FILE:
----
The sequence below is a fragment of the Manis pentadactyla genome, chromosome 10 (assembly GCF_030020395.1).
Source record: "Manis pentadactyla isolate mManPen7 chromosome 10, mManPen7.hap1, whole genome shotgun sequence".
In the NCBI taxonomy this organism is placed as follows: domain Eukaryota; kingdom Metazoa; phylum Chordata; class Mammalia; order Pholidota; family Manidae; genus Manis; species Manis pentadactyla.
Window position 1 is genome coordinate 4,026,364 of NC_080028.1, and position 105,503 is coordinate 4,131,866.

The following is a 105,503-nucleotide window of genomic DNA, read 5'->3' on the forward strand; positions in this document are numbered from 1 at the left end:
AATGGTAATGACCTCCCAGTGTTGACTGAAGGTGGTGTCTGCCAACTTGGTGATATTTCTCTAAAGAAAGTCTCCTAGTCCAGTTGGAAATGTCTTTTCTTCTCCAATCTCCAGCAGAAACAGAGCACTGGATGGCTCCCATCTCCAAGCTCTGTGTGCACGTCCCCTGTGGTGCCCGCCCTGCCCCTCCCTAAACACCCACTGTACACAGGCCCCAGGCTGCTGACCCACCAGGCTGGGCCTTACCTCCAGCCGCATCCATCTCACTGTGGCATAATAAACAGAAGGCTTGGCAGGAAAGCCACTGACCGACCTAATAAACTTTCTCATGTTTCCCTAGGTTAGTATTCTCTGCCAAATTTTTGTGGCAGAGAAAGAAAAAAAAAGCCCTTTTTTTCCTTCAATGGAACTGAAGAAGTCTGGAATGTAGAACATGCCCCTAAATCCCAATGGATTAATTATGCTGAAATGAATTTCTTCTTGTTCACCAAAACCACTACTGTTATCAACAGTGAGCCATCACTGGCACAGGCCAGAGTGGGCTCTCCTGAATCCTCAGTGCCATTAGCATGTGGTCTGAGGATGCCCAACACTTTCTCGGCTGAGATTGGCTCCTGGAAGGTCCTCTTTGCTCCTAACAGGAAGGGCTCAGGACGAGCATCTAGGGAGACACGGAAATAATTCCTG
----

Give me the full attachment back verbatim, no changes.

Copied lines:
The sequence below is a fragment of the Manis pentadactyla genome, chromosome 10 (assembly GCF_030020395.1).
Source record: "Manis pentadactyla isolate mManPen7 chromosome 10, mManPen7.hap1, whole genome shotgun sequence".
In the NCBI taxonomy this organism is placed as follows: domain Eukaryota; kingdom Metazoa; phylum Chordata; class Mammalia; order Pholidota; family Manidae; genus Manis; species Manis pentadactyla.
Window position 1 is genome coordinate 4,026,364 of NC_080028.1, and position 105,503 is coordinate 4,131,866.

The following is a 105,503-nucleotide window of genomic DNA, read 5'->3' on the forward strand; positions in this document are numbered from 1 at the left end:
AATGGTAATGACCTCCCAGTGTTGACTGAAGGTGGTGTCTGCCAACTTGGTGATATTTCTCTAAAGAAAGTCTCCTAGTCCAGTTGGAAATGTCTTTTCTTCTCCAATCTCCAGCAGAAACAGAGCACTGGATGGCTCCCATCTCCAAGCTCTGTGTGCACGTCCCCTGTGGTGCCCGCCCTGCCCCTCCCTAAACACCCACTGTACACAGGCCCCAGGCTGCTGACCCACCAGGCTGGGCCTTACCTCCAGCCGCATCCATCTCACTGTGGCATAATAAACAGAAGGCTTGGCAGGAAAGCCACTGACCGACCTAATAAACTTTCTCATGTTTCCCTAGGTTAGTATTCTCTGCCAAATTTTTGTGGCAGAGAAAGAAAAAAAAAGCCCTTTTTTTCCTTCAATGGAACTGAAGAAGTCTGGAATGTAGAACATGCCCCTAAATCCCAATGGATTAATTATGCTGAAATGAATTTCTTCTTGTTCACCAAAACCACTACTGTTATCAACAGTGAGCCATCACTGGCACAGGCCAGAGTGGGCTCTCCTGAATCCTCAGTGCCATTAGCATGTGGTCTGAGGATGCCCAACACTTTCTCGGCTGAGATTGGCTCCTGGAAGGTCCTCTTTGCTCCTAACAGGAAGGGCTCAGGACGAGCATCTAGGGAGACACGGAAATAATTCCTG